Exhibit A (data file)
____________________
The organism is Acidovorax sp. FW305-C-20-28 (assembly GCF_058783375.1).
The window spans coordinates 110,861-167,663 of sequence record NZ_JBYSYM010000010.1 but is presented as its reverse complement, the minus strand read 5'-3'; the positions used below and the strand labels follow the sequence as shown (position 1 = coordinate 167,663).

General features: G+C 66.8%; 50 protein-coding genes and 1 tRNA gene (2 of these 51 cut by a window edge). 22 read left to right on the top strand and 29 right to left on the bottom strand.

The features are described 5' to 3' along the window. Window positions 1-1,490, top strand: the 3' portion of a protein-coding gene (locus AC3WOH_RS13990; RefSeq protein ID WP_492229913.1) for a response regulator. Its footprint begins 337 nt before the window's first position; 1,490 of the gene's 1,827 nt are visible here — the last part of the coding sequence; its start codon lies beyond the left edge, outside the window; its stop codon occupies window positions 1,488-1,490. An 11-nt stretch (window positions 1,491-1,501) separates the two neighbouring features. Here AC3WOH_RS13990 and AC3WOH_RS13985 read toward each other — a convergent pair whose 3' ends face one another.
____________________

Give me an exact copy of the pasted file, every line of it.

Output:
The organism is Acidovorax sp. FW305-C-20-28 (assembly GCF_058783375.1).
The window spans coordinates 110,861-167,663 of sequence record NZ_JBYSYM010000010.1 but is presented as its reverse complement, the minus strand read 5'-3'; the positions used below and the strand labels follow the sequence as shown (position 1 = coordinate 167,663).

General features: G+C 66.8%; 50 protein-coding genes and 1 tRNA gene (2 of these 51 cut by a window edge). 22 read left to right on the top strand and 29 right to left on the bottom strand.

The features are described 5' to 3' along the window. Window positions 1-1,490, top strand: the 3' portion of a protein-coding gene (locus AC3WOH_RS13990; RefSeq protein ID WP_492229913.1) for a response regulator. Its footprint begins 337 nt before the window's first position; 1,490 of the gene's 1,827 nt are visible here — the last part of the coding sequence; its start codon lies beyond the left edge, outside the window; its stop codon occupies window positions 1,488-1,490. An 11-nt stretch (window positions 1,491-1,501) separates the two neighbouring features. Here AC3WOH_RS13990 and AC3WOH_RS13985 read toward each other — a convergent pair whose 3' ends face one another.